Are D’Annunzio’s plays put on in the amphitheatre?
Yes, but most of all, there are concerts that attract large crowds. Due to the pandemic, this year we only had Italian artists, but everyone has been here: De Gregori, Baglioni, Nannini, Paolo Conte, Battiato. We’ve had international artists too, like Joan Baez, Lou Reed, and Keith Jarrett. The festival held at Il Vittoriale is now considered one of the most important in Italy.
The theatre at Il Vittoriale
Gian Carlo Maroni
“We also have D’Annunzio’s DNA thanks to one of his lovers.”
Giordano Bruno Guerri , how do you still have time to work on your own writing projects?
Thankfully, I like working more than anything in the world, so I don’t mind it, and I work a lot. Typically, I write in the evening and into the night. I write and study. I’m just beginning a book so it’s not worth talking about, but I’m also rewriting and updating some of my books. Now I’m working on my least successful book, ‘Eretico e profeta’, the book on Ernesto Buonaiuti that was unlucky enough to come out on 11 September 2001. Nobody knows about him because people would like him to be forgotten. Buonaiuti was a very pious, very cultured priest, the head of Italian modernism, in other words the school of thought that aimed to renew Catholicism. So he was excommunicated, and in the worst way – a vitandus, which meant that no good Christian could speak to him. He wasn’t just shunned from the church but was cast out from his role at the university teaching about the history of Christianity.
When was this?
We are talking about the 1920s. At the beginning of the 1930s he was still teaching the history of Christianity, and he was one of eleven professors that refused to pledge loyalty to Fascism. Eleven out of 11,000. This is something crazy, and he lost his job over it. He lived out the rest of his life in poverty and, after the war, all of the professors who hadn’t pledged loyalty got their jobs back except for him, because he was against communism and the Christian Democrats. He was persecuted for life, and the church wanted his memory cancelled out despite the fact that he’d written extraordinary books. The irony is that his ideas were partially adopted by the Second Vatican Council in 1962; John XXIII had been with him at the seminary. Now we have a Jesuit pope. It was the Jesuits who persecuted him. Now we have a Jesuit, modernist pope that is doing everything Buonaiuti advocated for.
Was he ever redeemed?
No, Francis has never even mentioned him, but he knows all about him. I think that one day he will be redeemed. My first book on him was very heavy and took on theological issues. In order to raise more awareness about him, I’m writing something more streamlined, with more of a narrative, so that a wider audience can learn about this extraordinary man.
Have you devoted your life to study and writing and rewriting your books?
I also have a family I love very much, with two wonderful children and my beloved wife.
You said that you really enjoy working a lot. Did D’Annunzio also work a lot?
D’Annunzio worked sixteen, twenty hours per day. He’d stay closed up in his study where nobody could get in. Despite all of the stories about his vices, I believe that what he loved the most was to write, study, and sit at his desk. But his life will always be fascinating.
He had an exciting life that many could only dream about, but he most certainly irritated some of his contemporaries?
To quote Malaparte again, he said “Italian writers hate me because I’m thirty centimetres taller than they are.” D’Annunzio was not thirty centimetres taller. Actually, he was shorter. But he had a much better life, so his colleagues disliked him for that.
Was he ever nominated for awards or prizes?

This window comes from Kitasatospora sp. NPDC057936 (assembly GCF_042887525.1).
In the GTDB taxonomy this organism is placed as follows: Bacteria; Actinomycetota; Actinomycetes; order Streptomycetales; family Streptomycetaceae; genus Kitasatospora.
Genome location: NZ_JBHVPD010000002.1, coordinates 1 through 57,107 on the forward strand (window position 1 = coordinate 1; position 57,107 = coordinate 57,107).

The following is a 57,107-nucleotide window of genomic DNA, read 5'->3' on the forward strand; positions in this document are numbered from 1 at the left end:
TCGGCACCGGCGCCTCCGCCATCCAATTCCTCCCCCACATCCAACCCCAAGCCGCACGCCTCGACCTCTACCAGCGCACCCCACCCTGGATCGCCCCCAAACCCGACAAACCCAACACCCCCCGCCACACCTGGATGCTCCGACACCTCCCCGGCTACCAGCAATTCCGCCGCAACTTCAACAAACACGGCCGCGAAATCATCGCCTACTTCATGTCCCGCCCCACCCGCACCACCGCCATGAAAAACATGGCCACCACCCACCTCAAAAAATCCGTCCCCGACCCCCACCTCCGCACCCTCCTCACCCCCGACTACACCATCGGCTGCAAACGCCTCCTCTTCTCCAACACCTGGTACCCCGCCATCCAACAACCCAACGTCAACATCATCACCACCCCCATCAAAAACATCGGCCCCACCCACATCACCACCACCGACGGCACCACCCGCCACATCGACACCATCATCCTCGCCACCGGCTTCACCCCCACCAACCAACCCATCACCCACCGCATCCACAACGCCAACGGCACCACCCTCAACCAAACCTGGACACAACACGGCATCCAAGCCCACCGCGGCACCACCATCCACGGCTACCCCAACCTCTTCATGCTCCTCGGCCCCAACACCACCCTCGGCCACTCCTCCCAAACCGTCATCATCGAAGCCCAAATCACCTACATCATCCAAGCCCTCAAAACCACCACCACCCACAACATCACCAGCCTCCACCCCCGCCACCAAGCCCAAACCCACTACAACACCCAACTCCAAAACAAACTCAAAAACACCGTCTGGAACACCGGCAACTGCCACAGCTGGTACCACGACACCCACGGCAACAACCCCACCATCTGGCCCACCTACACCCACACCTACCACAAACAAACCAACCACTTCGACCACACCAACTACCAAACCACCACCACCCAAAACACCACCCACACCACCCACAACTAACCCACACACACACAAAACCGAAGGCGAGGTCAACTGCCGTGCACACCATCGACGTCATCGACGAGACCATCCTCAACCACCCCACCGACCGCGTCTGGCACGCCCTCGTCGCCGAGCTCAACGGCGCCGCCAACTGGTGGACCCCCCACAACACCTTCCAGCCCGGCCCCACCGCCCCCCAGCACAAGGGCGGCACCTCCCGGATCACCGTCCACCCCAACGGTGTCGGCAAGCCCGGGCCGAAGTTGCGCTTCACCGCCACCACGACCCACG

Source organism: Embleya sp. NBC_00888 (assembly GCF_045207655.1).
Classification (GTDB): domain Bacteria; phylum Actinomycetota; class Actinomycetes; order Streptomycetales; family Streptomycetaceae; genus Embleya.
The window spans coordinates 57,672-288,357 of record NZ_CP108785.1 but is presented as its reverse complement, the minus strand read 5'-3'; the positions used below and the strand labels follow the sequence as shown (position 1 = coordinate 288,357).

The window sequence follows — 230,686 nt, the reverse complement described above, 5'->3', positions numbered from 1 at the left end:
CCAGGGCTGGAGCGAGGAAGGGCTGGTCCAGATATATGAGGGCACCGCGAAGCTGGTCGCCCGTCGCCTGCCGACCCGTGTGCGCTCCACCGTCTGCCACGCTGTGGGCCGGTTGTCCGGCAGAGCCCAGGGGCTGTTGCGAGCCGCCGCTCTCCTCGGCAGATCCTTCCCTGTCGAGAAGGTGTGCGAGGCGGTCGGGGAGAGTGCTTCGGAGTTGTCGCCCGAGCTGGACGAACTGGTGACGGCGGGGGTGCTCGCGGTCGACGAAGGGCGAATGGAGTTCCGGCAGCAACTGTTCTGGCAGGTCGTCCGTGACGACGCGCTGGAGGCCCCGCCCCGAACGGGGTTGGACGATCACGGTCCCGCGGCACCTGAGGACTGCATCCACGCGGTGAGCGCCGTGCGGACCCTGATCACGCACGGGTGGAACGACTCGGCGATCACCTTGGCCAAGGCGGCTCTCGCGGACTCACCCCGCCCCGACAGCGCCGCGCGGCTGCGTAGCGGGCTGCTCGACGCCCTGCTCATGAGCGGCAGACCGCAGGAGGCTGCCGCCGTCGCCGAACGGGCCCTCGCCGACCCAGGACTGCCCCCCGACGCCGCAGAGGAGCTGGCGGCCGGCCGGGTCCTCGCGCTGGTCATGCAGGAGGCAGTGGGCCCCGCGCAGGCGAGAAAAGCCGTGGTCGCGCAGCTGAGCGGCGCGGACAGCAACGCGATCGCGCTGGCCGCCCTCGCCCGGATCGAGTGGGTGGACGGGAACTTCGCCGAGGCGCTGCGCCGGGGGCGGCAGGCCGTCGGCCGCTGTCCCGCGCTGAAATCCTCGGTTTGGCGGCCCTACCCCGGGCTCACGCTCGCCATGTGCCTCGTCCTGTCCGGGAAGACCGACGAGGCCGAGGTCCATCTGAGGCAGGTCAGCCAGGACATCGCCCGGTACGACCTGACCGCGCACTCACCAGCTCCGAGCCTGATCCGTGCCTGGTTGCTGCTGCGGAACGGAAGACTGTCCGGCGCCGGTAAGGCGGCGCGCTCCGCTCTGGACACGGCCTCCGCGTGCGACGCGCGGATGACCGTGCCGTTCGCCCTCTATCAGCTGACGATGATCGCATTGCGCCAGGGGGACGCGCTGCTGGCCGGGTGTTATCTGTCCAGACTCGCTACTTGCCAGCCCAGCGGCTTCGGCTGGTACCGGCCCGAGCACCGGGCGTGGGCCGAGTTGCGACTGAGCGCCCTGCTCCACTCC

Even if he was offered them, he’d refuse. He also refused Carducci’s tenured position at the University of Bologna. But the funny thing is, if Pascoli was offered 100 lire for an article, D’Annunzio was offered 300. For many years he wrote for Corriere della Sera. His articles, especially in 1914 and 1915, contributed to Italy taking part in the war. He had that kind of following.
Did he also have friends?
Maroni was a friend. Then there was his secretary Tom Antongini. Claude Debussy the composer was a friend; Paolo Michetti the painter was a friend. Those who worked for and with him were friends. His male friends were almost exclusively tied to work. His real friends were all women.
Who were the most important women in D’Annunzio’s life?
First and foremost, Eleonora Duse.
Are there documents and photos at the Vittoriale of his women?
We have more than we know what to do with. While searching through the archives, I found a letter from a Venetian noblewoman lover from the war period, a letter and a ripped handkerchief that had been used, but not to blow his nose. I went to the carabinieri and asked for D’Annunzio’s DNA. They said it wasn’t possible after 100 years, but they would try. And they were successful. It ended up in scientific journals. So we also have D’Annunzio’s DNA thanks to one of his lovers. Legend has it that I’m raising twenty little D’Annunzios in a secret house in order to make them guides, but of course this isn’t true. So what is D’Annunzio’s DNA useful for? Five hundred years ago, doctors that carried out autopsies to study the human body were condemned to death because it was believed that the body shouldn’t be touched so it could be resurrected. If we hadn’t had these heroic doctors who risked their lives, we’d still be dying at age forty. We have no idea what will happen in 500 years. Cloning isn’t possible today, but it may be one day, and in the meantime, we’ve got the DNA.
If Duse was the most famous of his women, who else?
There was Ida Rubinstein, the great ballerina; and Duse’s rival, Sarah Bernhardt, the French stage actress. These are perhaps the most famous. Then so many noblewomen; many of whom went wild for him, were cut off from their families and ended up in convents because their love for him was so intense and devastating.
What kind of family man was he?
He had three sons with his wife, and a daughter that resulted from an affair with a Sicilian princess. He took care of them, or at least, he made sure they were not poor. Quite the contrary! He sent all of them to the private Cicognini National Boarding School, but when he realized they weren’t worthy heirs, he said, “I should have produced more books and fewer children.” I must confess that I would say just the opposite: “I should have produced more children and fewer books.”